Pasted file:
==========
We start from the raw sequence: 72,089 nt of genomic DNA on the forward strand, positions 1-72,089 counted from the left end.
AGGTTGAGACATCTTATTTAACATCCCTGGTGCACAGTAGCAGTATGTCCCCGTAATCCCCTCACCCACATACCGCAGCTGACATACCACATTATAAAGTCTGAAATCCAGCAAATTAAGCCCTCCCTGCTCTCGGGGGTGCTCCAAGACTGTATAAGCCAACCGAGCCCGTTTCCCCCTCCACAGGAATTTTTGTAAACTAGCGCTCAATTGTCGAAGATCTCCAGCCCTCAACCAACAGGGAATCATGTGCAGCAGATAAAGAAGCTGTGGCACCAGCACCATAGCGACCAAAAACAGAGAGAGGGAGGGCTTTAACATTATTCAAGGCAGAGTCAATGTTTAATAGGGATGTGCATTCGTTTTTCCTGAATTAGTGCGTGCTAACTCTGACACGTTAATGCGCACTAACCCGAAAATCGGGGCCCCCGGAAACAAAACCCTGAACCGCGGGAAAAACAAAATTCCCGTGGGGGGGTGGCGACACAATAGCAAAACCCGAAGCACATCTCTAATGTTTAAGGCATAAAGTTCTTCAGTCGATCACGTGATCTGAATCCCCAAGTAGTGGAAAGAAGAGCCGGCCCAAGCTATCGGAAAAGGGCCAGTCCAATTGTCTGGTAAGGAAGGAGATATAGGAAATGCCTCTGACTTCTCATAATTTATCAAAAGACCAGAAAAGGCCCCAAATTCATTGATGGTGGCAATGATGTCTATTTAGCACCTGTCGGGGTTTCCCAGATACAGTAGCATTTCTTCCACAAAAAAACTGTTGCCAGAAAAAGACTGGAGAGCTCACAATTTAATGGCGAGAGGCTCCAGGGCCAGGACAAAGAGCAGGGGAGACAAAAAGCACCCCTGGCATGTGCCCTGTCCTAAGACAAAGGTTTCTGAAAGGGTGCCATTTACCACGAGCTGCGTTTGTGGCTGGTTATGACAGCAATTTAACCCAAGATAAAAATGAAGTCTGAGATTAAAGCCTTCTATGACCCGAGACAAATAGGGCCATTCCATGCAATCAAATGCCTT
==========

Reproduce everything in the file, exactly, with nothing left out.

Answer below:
We start from the raw sequence: 72,089 nt of genomic DNA on the forward strand, positions 1-72,089 counted from the left end.
AGGTTGAGACATCTTATTTAACATCCCTGGTGCACAGTAGCAGTATGTCCCCGTAATCCCCTCACCCACATACCGCAGCTGACATACCACATTATAAAGTCTGAAATCCAGCAAATTAAGCCCTCCCTGCTCTCGGGGGTGCTCCAAGACTGTATAAGCCAACCGAGCCCGTTTCCCCCTCCACAGGAATTTTTGTAAACTAGCGCTCAATTGTCGAAGATCTCCAGCCCTCAACCAACAGGGAATCATGTGCAGCAGATAAAGAAGCTGTGGCACCAGCACCATAGCGACCAAAAACAGAGAGAGGGAGGGCTTTAACATTATTCAAGGCAGAGTCAATGTTTAATAGGGATGTGCATTCGTTTTTCCTGAATTAGTGCGTGCTAACTCTGACACGTTAATGCGCACTAACCCGAAAATCGGGGCCCCCGGAAACAAAACCCTGAACCGCGGGAAAAACAAAATTCCCGTGGGGGGGTGGCGACACAATAGCAAAACCCGAAGCACATCTCTAATGTTTAAGGCATAAAGTTCTTCAGTCGATCACGTGATCTGAATCCCCAAGTAGTGGAAAGAAGAGCCGGCCCAAGCTATCGGAAAAGGGCCAGTCCAATTGTCTGGTAAGGAAGGAGATATAGGAAATGCCTCTGACTTCTCATAATTTATCAAAAGACCAGAAAAGGCCCCAAATTCATTGATGGTGGCAATGATGTCTATTTAGCACCTGTCGGGGTTTCCCAGATACAGTAGCATTTCTTCCACAAAAAAACTGTTGCCAGAAAAAGACTGGAGAGCTCACAATTTAATGGCGAGAGGCTCCAGGGCCAGGACAAAGAGCAGGGGAGACAAAAAGCACCCCTGGCATGTGCCCTGTCCTAAGACAAAGGTTTCTGAAAGGGTGCCATTTACCACGAGCTGCGTTTGTGGCTGGTTATGACAGCAATTTAACCCAAGATAAAAATGAAGTCTGAGATTAAAGCCTTCTATGACCCGAGACAAATAGGGCCATTCCATGCAATCAAATGCCTT